Saturday, January 28, 2012

The Ballad Singer - 1841

The Ballad Singer - William Henry Hunt 1841 Aberdeen Art Gallery

Wednesday, January 25, 2012

Greece: Financial Vultures circling

Costas Lapavitsas, Monday 23 January 2012

Negotiations to reduce Greek debt have been suspended after no agreement could be reached last week. At some point in the near future Greece seems certain to default on its obligations. But the drama surrounding the talks in Athens, Berlin and Paris shows that there will be nothing co-operative about Greek default. It is a ruthless contest dominated by the so-called troika: the European Union, the European Central Bank, and the International Monetary Fund.

At every turn the interests and rights of people across Europe have been disregarded. Negotiations have proceeded in secrecy. Greece, whose government is led by an unelected central banker, is represented by a team of politicians and technocrats who have performed lamentably during the crisis. They have hired bankers Lazard Freres and lawyers Cleary Gottlieb, renowned sovereign default specialists, although the benefits remain to be seen. Those who are owed money by Greece have been represented by the International Institute of Finance, a self-styled mouthpiece for bankers. Other lenders, including hedge funds, have no collective representative.

The troika has accepted that Greek debt must be reduced to sustainable levels; but it also wants the reduction to appear voluntary because, if the lenders were coerced, Greece would be declared in formal default, and banks and financial markets would be thrown into crisis. The troika would also like the reduction to be on terms that would allow immediate fresh loans to Greece – an urgent step if the country is not to stop repayments altogether – and wants Greek debt held by official bodies, including the ECB, to remain intact. Not surprisingly, the circle is proving hard to square.

The debt in question is €200bn. About half belongs to Greeks – banks, social security funds and others – who are first in line to bear the costs of reduction (the "haircut"). Less than a quarter belongs to international banks, and a good part of the rest to hedge funds.

The deal proposed by the troika is geared to the interests of lenders, particularly international banks. The face value of the debt would be reduced by 50%, and the remaining debt would be replaced by new long-term bonds bearing a low interest rate, perhaps less than 4%. The new bonds would be subject to British law, which favours lenders.

The losses for international banks would be modest. Even so, they are angling for a higher interest rate, although their bargaining power is weakened by reliance on the state for liquidity and capital. The real blow would fall on Greek banks, which would effectively go bankrupt. The Greek state is thus desperately seeking fresh loans to replenish its banks' capital. Much of the expected reduction of its debt would, therefore, be immediately voided. A cruel blow would also fall on Greek social security funds and small bondholders, with losses probably passing on to pensions and savings.

Meanwhile, hedge funds have been buying Greek debt at low prices in the hope of being paid at, or near, full value. Since Greece has to make debt repayments of almost €15bn in March, huge amounts of European taxpayers' money could potentially be transferred to these vulture funds. The speculators could possibly be coerced into the deal by applying Greek law, but if the reduction were not voluntary, there could be a chain reaction across financial markets.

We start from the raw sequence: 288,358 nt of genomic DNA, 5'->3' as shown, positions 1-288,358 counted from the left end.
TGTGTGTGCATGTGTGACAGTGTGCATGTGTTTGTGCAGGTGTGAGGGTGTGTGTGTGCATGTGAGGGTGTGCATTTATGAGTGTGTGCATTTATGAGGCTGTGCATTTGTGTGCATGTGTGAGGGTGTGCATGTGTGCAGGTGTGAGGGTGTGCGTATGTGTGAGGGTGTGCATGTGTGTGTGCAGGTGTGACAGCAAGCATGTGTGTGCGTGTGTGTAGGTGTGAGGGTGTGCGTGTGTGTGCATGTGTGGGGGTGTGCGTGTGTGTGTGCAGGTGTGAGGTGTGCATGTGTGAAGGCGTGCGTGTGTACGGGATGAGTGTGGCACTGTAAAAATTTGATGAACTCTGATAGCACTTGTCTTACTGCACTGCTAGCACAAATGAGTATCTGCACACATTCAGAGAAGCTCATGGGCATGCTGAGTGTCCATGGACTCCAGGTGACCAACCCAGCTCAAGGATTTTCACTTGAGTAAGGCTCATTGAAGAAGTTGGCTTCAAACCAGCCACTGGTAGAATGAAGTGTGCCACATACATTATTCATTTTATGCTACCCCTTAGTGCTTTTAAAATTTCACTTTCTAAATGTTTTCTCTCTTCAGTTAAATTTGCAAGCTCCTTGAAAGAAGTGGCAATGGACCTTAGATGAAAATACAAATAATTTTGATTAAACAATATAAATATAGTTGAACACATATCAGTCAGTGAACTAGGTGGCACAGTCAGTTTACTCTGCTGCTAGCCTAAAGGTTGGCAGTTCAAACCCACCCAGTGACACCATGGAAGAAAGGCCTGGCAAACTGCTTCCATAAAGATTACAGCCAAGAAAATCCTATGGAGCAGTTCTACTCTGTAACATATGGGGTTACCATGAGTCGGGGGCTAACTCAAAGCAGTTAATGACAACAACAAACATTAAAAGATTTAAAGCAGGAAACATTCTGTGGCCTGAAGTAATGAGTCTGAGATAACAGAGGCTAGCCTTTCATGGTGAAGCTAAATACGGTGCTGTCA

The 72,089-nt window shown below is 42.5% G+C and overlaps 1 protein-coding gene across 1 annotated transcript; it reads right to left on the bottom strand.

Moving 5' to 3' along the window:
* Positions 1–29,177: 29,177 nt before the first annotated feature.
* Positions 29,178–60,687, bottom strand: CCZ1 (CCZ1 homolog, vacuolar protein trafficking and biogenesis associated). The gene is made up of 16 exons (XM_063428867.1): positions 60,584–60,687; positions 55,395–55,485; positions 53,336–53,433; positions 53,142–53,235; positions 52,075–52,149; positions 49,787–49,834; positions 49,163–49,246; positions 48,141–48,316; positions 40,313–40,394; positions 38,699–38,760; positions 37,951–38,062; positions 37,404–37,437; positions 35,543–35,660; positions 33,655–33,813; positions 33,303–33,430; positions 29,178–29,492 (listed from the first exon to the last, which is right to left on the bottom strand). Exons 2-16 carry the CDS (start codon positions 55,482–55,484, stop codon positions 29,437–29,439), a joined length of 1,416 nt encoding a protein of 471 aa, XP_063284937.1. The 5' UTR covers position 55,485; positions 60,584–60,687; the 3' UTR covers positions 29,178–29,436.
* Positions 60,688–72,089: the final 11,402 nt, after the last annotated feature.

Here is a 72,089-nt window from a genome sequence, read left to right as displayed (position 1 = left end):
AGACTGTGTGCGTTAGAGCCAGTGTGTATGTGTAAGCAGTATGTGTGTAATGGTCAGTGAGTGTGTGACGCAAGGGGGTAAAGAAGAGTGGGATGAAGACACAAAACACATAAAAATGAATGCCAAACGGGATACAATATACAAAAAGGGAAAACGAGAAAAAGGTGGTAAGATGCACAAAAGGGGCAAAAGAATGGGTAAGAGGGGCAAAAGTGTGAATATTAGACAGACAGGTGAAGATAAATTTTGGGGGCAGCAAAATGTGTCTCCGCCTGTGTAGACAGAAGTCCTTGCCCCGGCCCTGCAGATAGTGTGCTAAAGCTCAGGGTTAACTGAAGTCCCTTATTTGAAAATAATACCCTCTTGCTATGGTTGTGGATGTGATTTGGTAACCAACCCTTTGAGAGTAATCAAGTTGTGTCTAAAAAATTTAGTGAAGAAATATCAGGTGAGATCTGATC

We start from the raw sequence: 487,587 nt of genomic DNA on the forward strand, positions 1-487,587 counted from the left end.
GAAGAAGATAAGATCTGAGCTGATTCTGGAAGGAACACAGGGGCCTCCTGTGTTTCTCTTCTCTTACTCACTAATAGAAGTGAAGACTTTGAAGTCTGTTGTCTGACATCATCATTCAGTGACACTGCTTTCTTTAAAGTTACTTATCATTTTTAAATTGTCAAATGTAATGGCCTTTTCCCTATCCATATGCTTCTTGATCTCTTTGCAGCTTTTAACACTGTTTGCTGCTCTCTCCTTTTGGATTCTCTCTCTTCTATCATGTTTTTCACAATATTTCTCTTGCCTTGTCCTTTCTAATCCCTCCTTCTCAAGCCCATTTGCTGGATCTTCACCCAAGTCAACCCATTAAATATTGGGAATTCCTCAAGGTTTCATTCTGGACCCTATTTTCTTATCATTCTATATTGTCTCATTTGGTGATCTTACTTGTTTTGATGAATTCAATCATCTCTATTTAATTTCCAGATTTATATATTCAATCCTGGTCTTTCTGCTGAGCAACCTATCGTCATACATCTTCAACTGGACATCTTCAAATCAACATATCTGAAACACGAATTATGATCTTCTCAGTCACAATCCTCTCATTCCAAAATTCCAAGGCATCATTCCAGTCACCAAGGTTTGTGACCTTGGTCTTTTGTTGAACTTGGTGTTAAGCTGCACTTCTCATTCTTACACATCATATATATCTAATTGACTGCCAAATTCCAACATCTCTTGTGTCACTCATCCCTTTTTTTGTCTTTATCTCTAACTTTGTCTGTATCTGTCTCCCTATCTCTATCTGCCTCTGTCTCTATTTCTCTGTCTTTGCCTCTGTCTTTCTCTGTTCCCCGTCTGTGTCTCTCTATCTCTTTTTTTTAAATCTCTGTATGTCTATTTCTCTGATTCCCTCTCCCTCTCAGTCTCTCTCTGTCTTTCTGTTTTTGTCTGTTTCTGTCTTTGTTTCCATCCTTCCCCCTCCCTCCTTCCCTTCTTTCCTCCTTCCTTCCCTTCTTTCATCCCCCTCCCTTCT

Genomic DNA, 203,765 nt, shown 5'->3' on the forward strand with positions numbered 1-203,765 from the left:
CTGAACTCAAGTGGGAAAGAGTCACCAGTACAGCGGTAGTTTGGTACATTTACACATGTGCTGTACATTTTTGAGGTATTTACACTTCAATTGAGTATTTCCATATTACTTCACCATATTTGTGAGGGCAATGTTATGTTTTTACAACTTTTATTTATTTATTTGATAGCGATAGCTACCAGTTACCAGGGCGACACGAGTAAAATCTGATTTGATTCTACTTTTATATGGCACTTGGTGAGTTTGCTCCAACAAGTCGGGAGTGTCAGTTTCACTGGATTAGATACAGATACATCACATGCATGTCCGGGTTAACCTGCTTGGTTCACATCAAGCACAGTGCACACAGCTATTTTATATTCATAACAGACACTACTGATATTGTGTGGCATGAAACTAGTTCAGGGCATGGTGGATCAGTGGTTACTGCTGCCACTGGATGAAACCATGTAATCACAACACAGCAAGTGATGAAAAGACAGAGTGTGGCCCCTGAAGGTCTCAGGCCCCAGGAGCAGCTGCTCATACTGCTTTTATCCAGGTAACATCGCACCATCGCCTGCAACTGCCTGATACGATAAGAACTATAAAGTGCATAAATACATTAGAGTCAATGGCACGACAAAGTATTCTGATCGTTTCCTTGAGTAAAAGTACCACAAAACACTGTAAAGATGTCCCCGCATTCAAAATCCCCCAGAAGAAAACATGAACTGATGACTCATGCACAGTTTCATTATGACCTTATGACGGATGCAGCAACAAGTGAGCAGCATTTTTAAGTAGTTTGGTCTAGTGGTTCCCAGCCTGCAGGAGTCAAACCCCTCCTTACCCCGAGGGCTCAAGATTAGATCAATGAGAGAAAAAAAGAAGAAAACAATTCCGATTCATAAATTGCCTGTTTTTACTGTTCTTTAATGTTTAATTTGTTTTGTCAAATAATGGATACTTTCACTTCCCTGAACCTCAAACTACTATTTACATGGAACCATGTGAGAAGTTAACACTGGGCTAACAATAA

The worst aspect of the deal is that it is unlikely to benefit Greece long term. The original plan was to bring debt down to 120% of GDP by 2020, but the "rescue" programmes of the past two years have forced the country into a real depression. The IMF now thinks that Greek debt will be on a much higher level by 2020 – clearly unsustainable. It is seeking deeper reductions, but the price would be even harsher cuts in wages, pensions, and public spending. The social repercussions on an already weakened country would be horrendous, quite apart from the political difficulties of introducing further severe austerity.

It is clear that Greece has little to expect from a debt-reduction process led by the troika. It should take charge of its own predicament, abandoning the charade of voluntary haircuts. For that, it needs to default in a sovereign and democratic way by immediately declaring a cessation of payments.

Thursday, January 19, 2012

Saturday, January 07, 2012

Kirk Douglas on Dalton Trumbo

New York Times : December 28, 2011

To the Editor:

It was with great pleasure that I read “Trumbo Gets His Due for ‘Roman Holiday’ ” (ArtsBeat, Dec. 21). Although it has been said that justice delayed is justice denied, in this case that maxim does not apply.

Dalton Trumbo was my friend and one of the finest screenwriters of the 20th century. He told me that because he was blacklisted, he couldn’t sell “Roman Holiday” under his own name.

In 1959, when I broke the blacklist and gave Dalton Trumbo screen credit for writing “Spartacus,” it was one of the proudest decisions of my life.

I congratulate the Writers Guild of America, West; Tim Hunter, son of the screenwriter who received the credit for “Roman Holiday”; and the late Christopher Trumbo, Dalton’s son, for working tirelessly to see that justice was finally done.

Beverly Hills, Calif., Dec. 22, 2011


Dalton Trumbo 1905-1976
American screenwriter and novelist, and a member of the Hollywood Ten, a group of film professionals who refused to testify before the 1947 House Un-American Activities Committee about alleged communist involvement.

Monday, January 02, 2012

more roundup

kapitan sauce !
thali in newtown
masala dosa


xmas veggies
the heads

garden island
north head

Woody Guthrie 01 Jan 1942